OTTAWA—Canadian home sales heated up in June to their best pace since March 2010 after a sluggish start to the year due to the frigid winter and late spring.
The Canadian Real Estate Association (CREA) said Tuesday, July 15, that sales through its Multiple Listings Service in June were up 0.8 percent from May, as sales were up in about half of the markets tracked last month with the Vancouver region and Montreal leading the way.
Compared with a year ago, sales were 11.2 percent higher led by Vancouver, the Fraser Valley, Calgary, Toronto, and Hamilton-Burlington.
The national average sale price was up 6.9 percent from June 2013 at $413,215.
“At least some of the recent burst in new supply reflects the slow start to the year, when a harsh winter caused many sellers to delay listing their home in many parts of the country,” CREA chief economist Gregory Klump said in a statement.
“In markets with tight supply and strong demand, the strength of sales in recent months reflects how many properties were snapped up once they finally hit the market. Because the impact of deferred listings and sales has likely run its course, activity over the second half of the year may not be able to maintain the kind of pace we’ve seen over the past couple of months.”
CREA said the national sales-to-new listings ratio was 53.6 percent in June, up slightly from 53.2 percent in May, but still within the range for a balanced market.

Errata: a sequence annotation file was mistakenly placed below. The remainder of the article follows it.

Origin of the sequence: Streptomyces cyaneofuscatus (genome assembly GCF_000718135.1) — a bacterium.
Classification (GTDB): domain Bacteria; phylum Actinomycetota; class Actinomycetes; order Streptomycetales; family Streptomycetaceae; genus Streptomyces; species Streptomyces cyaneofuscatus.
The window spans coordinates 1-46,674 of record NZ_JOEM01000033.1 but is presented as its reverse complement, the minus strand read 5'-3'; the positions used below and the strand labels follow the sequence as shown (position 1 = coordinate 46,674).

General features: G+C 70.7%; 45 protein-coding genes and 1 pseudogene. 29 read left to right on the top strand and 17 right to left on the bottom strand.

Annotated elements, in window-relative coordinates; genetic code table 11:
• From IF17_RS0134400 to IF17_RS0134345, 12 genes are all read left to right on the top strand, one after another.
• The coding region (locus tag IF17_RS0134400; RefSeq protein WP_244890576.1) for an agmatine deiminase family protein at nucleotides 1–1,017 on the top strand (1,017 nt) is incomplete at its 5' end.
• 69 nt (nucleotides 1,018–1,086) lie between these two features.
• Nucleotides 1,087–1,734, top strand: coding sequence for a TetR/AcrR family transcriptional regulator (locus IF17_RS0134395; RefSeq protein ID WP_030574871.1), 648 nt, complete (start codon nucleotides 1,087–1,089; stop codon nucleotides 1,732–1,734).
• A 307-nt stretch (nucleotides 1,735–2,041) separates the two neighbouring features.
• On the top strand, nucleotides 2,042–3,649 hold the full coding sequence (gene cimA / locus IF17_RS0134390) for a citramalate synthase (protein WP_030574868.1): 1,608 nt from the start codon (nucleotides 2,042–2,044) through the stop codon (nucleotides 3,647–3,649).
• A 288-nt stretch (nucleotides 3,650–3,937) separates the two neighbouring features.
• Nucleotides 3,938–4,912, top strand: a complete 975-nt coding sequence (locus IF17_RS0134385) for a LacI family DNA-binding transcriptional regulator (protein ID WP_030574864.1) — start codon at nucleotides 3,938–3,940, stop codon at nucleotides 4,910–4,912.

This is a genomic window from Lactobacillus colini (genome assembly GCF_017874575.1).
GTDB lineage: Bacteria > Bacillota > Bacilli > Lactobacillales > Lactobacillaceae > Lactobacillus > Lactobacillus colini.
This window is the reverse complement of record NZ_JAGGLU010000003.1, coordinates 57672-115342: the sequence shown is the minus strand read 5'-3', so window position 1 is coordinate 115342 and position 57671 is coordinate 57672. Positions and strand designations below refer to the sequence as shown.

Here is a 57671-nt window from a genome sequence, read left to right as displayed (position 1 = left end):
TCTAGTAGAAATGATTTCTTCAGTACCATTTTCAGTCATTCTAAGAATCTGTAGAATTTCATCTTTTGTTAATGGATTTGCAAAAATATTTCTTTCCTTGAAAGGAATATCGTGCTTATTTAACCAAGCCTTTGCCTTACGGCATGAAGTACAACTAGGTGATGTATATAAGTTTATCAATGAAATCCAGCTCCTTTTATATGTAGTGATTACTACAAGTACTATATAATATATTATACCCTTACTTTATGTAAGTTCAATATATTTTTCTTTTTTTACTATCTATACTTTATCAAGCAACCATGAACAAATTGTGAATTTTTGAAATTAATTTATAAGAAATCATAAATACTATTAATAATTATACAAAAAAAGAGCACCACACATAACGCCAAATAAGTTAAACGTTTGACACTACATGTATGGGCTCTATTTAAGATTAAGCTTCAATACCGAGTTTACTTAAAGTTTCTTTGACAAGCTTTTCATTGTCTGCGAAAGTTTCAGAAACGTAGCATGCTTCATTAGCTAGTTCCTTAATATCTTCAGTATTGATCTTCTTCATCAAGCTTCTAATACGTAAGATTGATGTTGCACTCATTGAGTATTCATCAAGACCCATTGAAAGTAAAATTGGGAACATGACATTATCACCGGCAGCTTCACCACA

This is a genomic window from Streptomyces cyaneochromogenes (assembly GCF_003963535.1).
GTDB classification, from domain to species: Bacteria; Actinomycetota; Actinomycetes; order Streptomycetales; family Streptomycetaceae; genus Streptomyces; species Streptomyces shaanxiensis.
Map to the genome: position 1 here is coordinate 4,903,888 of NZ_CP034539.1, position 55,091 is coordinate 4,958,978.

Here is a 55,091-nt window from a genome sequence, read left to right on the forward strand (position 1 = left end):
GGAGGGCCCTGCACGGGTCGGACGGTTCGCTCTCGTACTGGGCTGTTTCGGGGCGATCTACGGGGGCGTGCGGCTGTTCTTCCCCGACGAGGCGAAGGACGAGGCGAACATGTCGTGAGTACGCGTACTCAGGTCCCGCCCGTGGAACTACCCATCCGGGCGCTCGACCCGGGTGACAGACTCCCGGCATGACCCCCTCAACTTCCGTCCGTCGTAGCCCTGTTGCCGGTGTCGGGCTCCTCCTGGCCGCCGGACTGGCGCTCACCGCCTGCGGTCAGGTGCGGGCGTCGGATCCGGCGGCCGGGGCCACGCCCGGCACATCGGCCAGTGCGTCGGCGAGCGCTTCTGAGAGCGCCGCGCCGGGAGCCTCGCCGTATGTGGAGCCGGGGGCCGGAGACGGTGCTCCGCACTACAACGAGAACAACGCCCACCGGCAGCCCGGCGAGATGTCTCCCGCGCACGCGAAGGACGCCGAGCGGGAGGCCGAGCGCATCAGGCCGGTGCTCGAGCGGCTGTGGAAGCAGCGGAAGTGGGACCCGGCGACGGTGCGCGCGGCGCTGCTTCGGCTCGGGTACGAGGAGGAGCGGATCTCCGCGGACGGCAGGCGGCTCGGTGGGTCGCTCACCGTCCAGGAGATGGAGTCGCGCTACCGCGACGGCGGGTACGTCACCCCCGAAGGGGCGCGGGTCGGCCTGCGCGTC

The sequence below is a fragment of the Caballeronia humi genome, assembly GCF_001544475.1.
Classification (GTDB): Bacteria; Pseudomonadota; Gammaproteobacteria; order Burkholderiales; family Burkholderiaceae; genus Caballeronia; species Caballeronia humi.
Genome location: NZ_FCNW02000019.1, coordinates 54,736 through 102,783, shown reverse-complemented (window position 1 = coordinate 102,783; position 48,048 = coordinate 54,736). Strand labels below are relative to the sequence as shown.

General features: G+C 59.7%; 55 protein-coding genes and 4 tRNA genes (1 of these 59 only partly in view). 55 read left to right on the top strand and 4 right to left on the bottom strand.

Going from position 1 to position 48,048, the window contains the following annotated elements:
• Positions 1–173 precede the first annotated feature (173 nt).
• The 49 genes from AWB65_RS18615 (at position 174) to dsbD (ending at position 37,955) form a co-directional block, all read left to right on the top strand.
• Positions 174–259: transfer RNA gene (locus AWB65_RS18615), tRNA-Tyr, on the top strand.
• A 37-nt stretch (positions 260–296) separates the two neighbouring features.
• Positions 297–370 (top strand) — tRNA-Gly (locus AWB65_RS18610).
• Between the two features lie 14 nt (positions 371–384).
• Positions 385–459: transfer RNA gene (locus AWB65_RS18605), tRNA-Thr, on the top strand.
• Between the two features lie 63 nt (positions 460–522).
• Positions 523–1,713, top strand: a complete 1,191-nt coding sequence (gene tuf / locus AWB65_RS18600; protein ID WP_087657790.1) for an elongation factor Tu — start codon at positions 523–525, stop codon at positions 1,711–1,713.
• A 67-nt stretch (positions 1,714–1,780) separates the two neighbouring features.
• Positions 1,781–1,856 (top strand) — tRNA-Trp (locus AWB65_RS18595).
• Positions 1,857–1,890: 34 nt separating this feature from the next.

Bank of Montreal senior economist Robert Kavcic noted that sales through the first six months of the year were up 4.2 percent compared with a year ago.
“Canada’s housing market continues to look balanced overall, with stark disparities persisting at the regional level,” Kavcic wrote in a note to clients.
“That said, it is a tad concerning that prices are running firmly ahead of income growth in a few major cities. Calgary is understandable and Vancouver is shaking off a mild correction, but Toronto might be getting too hot for its own good.”
The health of the Canadian housing market has been scrutinized and debated. The majority of economists believe the market is headed for a soft landing after years of robust growth, however some have raised concerns about a steeper drop.
On July 14, Fitch Ratings said the Canadian home market is as much as 20 percent overpriced and cautioned that Ottawa may need to do more to slow down borrowing on homes.
The concerns by Fitch followed a report by the Morningstar research firm that suggested a 30 percent correction was possible over the next few years.
TD Bank economist Diana Petramala noted July 15 that existing home prices are on track to outstrip income growth for a second straight year in 2014, adding to concerns of an overpriced market.
“Looking beyond the near-term boost from low interest rates, we are still of the view that the Canadian housing market will cool later this year and into 2015.”